Question #fe987

1 Answer
Mar 15, 2016

Answer:

#DeltaH_"rxn" = -"1486 kJ"#

Explanation:

The idea here is that the problem provides you with the enthalpy change of reaction ,#DeltaH_"rxn"#, associated with the reaction of #"4.620 g"# of ammonia, #"NH"_3#, and asks for the enthalpy change of reaction when #color(red)(4)# moles of ammonia react.

The balanced chemical equation for this combustion reaction looks like this

#color(red)(4)"NH"_text(3(g]) + 5"O"_text(2(g]) -> 4"NO"_text((g]) + 6"H"_2"O"_text((g])#

You know that reacting #"4.620 g"# of ammonia will give off #"100.78 kJ"# of heat. This is equivalent to saying that when #"4.620 g"# of ammonia react, the enthalpy change of reaction is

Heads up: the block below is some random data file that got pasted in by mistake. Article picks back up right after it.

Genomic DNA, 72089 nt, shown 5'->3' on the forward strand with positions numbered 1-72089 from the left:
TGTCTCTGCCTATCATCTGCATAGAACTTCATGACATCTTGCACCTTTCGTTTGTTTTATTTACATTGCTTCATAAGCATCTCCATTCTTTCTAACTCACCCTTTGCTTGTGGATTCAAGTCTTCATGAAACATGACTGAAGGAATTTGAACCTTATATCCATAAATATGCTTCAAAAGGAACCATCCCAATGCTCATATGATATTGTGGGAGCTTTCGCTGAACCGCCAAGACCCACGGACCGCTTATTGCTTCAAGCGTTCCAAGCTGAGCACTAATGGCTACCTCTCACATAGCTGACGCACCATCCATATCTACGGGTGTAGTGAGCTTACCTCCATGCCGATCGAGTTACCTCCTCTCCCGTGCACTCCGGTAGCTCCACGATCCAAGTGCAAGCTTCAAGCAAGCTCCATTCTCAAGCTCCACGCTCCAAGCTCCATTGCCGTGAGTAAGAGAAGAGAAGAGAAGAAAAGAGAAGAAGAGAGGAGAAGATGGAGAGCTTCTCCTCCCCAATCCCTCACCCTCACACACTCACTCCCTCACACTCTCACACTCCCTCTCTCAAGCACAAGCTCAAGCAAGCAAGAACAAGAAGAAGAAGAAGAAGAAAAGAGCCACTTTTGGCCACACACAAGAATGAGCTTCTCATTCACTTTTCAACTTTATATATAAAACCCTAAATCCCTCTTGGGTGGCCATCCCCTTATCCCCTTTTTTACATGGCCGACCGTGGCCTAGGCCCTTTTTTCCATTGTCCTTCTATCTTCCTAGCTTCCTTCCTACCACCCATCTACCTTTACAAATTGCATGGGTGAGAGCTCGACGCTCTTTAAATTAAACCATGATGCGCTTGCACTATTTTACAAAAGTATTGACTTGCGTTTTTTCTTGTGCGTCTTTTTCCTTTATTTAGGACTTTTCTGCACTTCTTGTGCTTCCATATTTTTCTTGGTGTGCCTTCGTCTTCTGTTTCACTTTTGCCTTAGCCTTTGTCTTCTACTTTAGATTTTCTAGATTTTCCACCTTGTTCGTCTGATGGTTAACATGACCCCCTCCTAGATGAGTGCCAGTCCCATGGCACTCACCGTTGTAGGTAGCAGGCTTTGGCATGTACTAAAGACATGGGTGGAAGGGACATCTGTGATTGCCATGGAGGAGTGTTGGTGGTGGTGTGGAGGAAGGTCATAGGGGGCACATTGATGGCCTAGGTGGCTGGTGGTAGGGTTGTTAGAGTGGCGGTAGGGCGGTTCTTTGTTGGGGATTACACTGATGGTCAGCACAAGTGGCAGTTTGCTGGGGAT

#DeltaH_"rxn" = -"100.78 kJ"#

The minus sign used here symbolized heat lost.

Use ammonia's molar mass to determine how many moles of ammonia would give off this much heat when reacted with enough oxygen gas.

#4.620 color(red)(cancel(color(black)("g"))) * "1 mole NH"_3/(17.0305color(red)(cancel(color(black)("g")))) = "0.27128 moles NH"_3#

So, if this many moles of ammonia give off #"100.78 kJ"# of heat, it follows that four moles will give off

#4color(red)(cancel(color(black)("moles NH"_3))) * "100.78 kJ"/(0.27128color(red)(cancel(color(black)("moles NH"_3)))) = "1486 kJ"#

Since this much heat is being given off, you can say that the enthalpy change of reaction for the combustion of #4# moles of ammonia is equal to

#DeltaH_"rxn 4 moles" = color(green)(|bar(ul(color(white)(a/a)-"1486 kJ"color(white)(a/a)|)))#

SIDE NOTE The actual value of the enthalpy change of reaction for the combusion of 4 moles of ammonia is

#DeltaH_"rxn 4 moles" = -"1267.2 kJ"#

so you might want to double-check the values given to you in the problem.